Money Questions

Because we all have them...

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    Tina from Sudbury Asked:

    I have over $50,000 in credit card debt, no assets and am considering filing for bankruptcy, what should I take into consideration when making this decision?

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    Bankruptcy is not something to take lightly, our Financial Planner & Money Coach, Trevor Van Nest tells us why:

    First of all, you should do all you can to avoid declaring bankruptcy. The reasons – future job prospects, home ownership, a destroyed credit record for several years, and honestly, just the process is one that feels like a financial scourge.   There are many alternatives that should be explored before deciding this ‘last option’ is your only option.

    Why are you in this position? Is it job loss? Illness? School debt? A trip, car or renovation? A combination?

    The answer to this one is important. Living below your means is easier said than done, but debt (for whatever reason) as a 14-year old reminded me the other day, is a result of ‘spending more than you make’ and doesn’t make any sense.

    If debt is coming from this simple truth, then declaring bankruptcy won’t solve anything. In fact, it is shocking how many people line up for a second bankruptcy. It’s generally because they didn’t reflect on the root cause of the debt or they didn’t put in place the actions required to avoid the disaster a second time.

    Budgeting is a skill

    It’s easy to say ‘Spend less than you make’ – but more difficult to do. Understanding how to live below your means, month after month, is a skill. And those that master it save cash for things, avoid debt and enjoy a level of financial peace throughout their life.

    If current debt is $50,000, current minimum dues are probably between $500 – $1,500 (depending on the mix of credit cards/lines of credit, interest rates and the financial institutions). While this might seem onerous, every effort should be made to find these dollars by simply spending less.

    Millions of Canadians have been able to avoid consumer proposals and bankruptcies by taking control of their discretionary expenses and paying down debt over time. This should always be the preferred choice.

    Answered on August 9, 2016 Ask Another Question
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    Financial gift
    Financial gift
    Naomi from Calgary Asked:

    If I get a significant financial gift from a family member, do I have to pay income tax on it?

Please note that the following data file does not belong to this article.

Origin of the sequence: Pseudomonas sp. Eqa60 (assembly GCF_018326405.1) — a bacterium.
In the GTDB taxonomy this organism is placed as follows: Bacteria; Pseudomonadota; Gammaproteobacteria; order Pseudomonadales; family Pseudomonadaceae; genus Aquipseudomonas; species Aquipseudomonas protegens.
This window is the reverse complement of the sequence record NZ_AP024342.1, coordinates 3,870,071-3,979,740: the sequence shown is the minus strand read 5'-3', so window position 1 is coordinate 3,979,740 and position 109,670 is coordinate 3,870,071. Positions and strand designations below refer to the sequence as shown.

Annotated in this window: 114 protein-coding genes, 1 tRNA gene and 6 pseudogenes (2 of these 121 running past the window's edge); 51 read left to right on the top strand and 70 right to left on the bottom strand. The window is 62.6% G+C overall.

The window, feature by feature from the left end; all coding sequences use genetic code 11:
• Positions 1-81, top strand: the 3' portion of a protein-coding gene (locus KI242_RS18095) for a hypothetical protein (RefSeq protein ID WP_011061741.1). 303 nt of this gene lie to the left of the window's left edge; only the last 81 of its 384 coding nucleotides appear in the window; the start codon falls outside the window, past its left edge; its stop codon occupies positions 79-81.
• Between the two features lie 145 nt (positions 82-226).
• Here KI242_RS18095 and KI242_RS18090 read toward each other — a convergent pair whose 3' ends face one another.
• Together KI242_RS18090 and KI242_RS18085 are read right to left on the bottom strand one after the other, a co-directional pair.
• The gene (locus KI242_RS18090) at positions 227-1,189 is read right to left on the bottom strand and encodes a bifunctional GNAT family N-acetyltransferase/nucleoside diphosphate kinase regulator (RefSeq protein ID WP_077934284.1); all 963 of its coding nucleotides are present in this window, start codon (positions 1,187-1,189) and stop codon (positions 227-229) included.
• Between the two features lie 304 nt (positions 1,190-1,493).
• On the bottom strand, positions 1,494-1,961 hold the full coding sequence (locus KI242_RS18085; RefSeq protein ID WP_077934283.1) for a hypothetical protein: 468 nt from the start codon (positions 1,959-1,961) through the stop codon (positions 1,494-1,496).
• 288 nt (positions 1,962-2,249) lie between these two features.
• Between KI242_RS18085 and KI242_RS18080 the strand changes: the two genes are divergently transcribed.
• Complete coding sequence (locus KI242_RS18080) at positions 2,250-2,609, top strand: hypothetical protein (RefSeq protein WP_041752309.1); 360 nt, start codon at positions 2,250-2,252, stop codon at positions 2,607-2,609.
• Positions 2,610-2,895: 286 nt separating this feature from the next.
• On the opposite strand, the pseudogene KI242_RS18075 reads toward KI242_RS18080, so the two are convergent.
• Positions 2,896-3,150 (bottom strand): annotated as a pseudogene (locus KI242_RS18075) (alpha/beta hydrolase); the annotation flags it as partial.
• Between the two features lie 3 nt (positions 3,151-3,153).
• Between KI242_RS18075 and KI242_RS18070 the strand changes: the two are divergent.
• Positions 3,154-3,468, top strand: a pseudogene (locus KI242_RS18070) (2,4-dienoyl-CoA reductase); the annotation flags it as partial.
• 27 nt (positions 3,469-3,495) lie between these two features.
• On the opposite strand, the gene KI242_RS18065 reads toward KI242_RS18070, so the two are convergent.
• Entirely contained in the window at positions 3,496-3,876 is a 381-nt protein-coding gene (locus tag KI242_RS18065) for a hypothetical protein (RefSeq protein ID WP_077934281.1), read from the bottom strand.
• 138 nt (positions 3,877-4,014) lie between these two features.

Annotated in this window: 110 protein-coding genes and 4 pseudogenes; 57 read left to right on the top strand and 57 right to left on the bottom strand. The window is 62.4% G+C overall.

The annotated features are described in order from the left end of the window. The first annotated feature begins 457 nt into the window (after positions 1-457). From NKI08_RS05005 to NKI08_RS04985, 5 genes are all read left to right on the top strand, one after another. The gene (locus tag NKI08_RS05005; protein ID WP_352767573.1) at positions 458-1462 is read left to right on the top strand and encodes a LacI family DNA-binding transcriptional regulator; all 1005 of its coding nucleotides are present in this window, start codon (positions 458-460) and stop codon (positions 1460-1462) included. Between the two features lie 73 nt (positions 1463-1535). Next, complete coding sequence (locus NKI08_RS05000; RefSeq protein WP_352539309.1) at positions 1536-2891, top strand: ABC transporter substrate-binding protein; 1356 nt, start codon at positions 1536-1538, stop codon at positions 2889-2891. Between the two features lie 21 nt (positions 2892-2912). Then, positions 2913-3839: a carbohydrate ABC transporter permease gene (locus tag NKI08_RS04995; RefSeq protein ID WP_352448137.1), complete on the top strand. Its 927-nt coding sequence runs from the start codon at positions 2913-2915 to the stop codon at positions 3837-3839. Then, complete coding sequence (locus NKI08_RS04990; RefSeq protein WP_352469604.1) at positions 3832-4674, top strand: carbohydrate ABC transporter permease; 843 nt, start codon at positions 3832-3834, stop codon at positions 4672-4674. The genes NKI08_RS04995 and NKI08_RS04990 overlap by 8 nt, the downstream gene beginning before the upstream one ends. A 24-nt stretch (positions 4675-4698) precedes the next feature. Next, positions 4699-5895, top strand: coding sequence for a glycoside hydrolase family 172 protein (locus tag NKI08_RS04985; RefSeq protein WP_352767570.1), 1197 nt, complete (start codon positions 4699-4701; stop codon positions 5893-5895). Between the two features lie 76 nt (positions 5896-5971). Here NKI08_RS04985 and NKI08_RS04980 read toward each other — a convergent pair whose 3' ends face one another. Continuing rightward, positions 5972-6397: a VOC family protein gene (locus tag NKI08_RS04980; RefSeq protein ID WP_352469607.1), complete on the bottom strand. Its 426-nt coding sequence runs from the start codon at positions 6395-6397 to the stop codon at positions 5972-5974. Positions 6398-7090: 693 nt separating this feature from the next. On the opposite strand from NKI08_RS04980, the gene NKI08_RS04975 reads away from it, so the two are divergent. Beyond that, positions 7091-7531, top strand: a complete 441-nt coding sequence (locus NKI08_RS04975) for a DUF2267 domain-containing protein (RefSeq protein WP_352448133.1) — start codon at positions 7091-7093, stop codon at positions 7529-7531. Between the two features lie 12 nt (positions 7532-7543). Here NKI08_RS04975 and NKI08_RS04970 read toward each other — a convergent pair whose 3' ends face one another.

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    Receiving a financial gift and it’s tax implication is a question for our accountant, Cara Orzech:

    Who doesn’t like to receive a financial gift? Whether it’s a birthday, graduation or wedding, $10 or $10,0000, while the benefactor (the person giving the gift) is alive or as a result of their death, it is common to provide financial gifts to loved ones. But what are the tax implications of a financial gift?

    A gift, as defined by the Merriam-Webster dictionary, is something voluntarily transferred by one person to another without compensation. For tax purposes, a gift is a transfer of property where less than full value (or less than fair market value) consideration is received in exchange. Unlike the U.S., Canada does not have a gift tax. This means that there is no limit to the amount that can be gifted to a family member, and no taxes are payable by the recipient at the time of receipt of the gift.

    However, there are other tax and legal implications to consider before making financial gifts to loved ones.

    When making a gift, the benefactor is deemed to dispose of the gifted property for notional proceeds equal to either the original cost of the property (for gifts to a spouse), or the fair market value of the property (for gifts to anyone other than a spouse). Gifts of property other than cash, that are subject to a deemed disposition at fair market value, can attract tax where the property has increased in value since the time of original purchase. However, where the financial gift is cash, the deemed disposition would not attract tax to the benefactor.

    If the recipient of the gift is a minor (<18 years of age), or a spouse, there may be further tax implications to the benefactor after the time that the gift is made. In these instances any future income generated from the investment of the gifted property (cash or otherwise), will be taxable to the original benefactor. This concept, known as attribution, ensures that financial gifts are not made to spouses or minor children for the purpose of shifting income to another taxpayer. The attribution rules may also apply if a financial gift is made to a person (other than a spouse or minor) for the purpose of avoiding tax.

    If a significant financial gift is made to a family member during the benefactor’s lifetime, it may be prudent to prepare a deed of gift, or to document the benefactor’s intent. Post-mortem legal disputes can arise where a financial gift is made during the benefactor’s lifetime, but family members disagree as to the benefactor’s intent at the time of the transfer. Preparing supporting legal documentation can help to avoid future family disputes.